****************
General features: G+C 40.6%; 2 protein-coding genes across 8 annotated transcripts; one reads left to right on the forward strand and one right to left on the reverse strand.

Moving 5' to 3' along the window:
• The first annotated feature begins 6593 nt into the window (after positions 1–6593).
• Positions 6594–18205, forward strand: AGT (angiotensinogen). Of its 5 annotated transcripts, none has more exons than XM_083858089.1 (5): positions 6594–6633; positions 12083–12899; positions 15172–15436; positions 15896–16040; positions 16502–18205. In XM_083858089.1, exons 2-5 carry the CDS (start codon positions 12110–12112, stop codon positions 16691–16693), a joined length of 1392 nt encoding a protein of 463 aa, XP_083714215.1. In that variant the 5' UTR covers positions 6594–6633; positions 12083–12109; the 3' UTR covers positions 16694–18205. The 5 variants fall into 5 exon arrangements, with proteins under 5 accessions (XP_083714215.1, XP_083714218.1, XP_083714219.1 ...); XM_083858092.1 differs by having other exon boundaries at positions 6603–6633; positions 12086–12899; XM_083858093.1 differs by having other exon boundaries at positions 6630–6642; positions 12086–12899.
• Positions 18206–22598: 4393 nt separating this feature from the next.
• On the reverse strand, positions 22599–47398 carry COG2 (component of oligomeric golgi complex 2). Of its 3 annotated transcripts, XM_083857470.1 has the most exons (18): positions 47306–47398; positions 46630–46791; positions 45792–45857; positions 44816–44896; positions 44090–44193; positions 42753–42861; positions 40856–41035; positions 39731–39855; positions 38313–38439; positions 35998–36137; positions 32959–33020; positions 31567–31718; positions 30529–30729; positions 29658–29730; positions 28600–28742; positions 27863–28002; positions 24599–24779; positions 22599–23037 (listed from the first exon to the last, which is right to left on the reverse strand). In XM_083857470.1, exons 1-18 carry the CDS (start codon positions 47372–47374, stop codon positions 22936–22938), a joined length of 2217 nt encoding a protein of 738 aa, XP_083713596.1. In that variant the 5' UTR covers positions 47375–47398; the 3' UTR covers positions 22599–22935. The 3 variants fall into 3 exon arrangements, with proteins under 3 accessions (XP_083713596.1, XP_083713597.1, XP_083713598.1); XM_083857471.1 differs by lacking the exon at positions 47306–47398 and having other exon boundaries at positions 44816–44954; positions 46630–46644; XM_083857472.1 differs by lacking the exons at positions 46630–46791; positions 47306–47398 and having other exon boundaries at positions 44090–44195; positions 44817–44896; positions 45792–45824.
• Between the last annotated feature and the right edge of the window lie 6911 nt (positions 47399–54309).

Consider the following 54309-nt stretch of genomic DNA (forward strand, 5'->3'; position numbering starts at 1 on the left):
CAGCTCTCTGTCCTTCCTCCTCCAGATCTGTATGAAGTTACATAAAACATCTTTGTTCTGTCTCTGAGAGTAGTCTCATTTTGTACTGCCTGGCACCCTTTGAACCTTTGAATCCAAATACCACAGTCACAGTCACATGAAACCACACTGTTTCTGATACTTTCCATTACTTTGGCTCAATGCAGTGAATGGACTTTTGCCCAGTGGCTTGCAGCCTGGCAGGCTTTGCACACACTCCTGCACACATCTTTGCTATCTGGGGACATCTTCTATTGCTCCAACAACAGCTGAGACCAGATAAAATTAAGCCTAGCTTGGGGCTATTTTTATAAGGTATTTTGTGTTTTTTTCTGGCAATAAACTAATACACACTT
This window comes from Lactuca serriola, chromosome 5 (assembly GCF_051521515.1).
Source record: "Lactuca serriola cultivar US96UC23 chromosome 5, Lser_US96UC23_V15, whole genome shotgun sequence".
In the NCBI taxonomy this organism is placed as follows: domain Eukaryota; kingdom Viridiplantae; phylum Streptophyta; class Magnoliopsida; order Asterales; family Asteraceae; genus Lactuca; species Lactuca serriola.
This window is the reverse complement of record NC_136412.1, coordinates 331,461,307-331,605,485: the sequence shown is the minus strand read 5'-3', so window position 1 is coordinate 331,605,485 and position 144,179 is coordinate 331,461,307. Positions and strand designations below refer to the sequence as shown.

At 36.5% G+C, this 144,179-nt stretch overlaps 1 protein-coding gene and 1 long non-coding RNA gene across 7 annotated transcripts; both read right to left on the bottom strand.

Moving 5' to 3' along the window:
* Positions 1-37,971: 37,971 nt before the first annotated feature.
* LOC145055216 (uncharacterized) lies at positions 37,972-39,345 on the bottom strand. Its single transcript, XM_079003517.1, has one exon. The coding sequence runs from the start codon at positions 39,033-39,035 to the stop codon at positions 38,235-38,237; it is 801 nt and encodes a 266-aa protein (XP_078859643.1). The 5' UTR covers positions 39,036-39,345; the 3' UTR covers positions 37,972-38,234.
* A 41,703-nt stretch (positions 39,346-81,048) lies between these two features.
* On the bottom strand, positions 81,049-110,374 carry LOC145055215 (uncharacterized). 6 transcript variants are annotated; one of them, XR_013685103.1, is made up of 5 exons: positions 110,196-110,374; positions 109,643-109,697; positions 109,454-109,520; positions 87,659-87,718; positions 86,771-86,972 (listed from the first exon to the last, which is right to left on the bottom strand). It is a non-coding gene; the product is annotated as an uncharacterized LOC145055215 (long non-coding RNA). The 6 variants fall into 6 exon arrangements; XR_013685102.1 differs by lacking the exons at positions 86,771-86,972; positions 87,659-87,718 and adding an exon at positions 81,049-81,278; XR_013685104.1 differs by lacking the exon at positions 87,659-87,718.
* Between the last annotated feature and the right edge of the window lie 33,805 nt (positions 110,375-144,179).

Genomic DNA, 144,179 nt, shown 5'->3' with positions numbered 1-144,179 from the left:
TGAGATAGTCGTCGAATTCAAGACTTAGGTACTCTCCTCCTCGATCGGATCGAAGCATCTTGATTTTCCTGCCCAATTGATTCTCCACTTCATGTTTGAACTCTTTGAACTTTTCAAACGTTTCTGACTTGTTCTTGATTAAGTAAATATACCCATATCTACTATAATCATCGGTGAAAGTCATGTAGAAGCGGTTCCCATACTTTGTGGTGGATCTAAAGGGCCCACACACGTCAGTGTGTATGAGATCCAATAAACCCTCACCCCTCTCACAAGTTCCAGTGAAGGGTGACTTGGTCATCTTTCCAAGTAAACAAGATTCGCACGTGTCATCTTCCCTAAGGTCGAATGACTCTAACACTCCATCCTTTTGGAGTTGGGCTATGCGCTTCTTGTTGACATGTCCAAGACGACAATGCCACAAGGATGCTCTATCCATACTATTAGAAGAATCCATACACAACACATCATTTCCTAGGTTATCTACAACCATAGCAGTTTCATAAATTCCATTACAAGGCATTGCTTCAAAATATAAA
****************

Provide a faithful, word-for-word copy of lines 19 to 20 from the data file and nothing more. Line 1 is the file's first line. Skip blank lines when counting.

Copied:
* On the bottom strand, positions 81,049-110,374 carry LOC145055215 (uncharacterized). 6 transcript variants are annotated; one of them, XR_013685103.1, is made up of 5 exons: positions 110,196-110,374; positions 109,643-109,697; positions 109,454-109,520; positions 87,659-87,718; positions 86,771-86,972 (listed from the first exon to the last, which is right to left on the bottom strand). It is a non-coding gene; the product is annotated as an uncharacterized LOC145055215 (long non-coding RNA). The 6 variants fall into 6 exon arrangements; XR_013685102.1 differs by lacking the exons at positions 86,771-86,972; positions 87,659-87,718 and adding an exon at positions 81,049-81,278; XR_013685104.1 differs by lacking the exon at positions 87,659-87,718.
* Between the last annotated feature and the right edge of the window lie 33,805 nt (positions 110,375-144,179).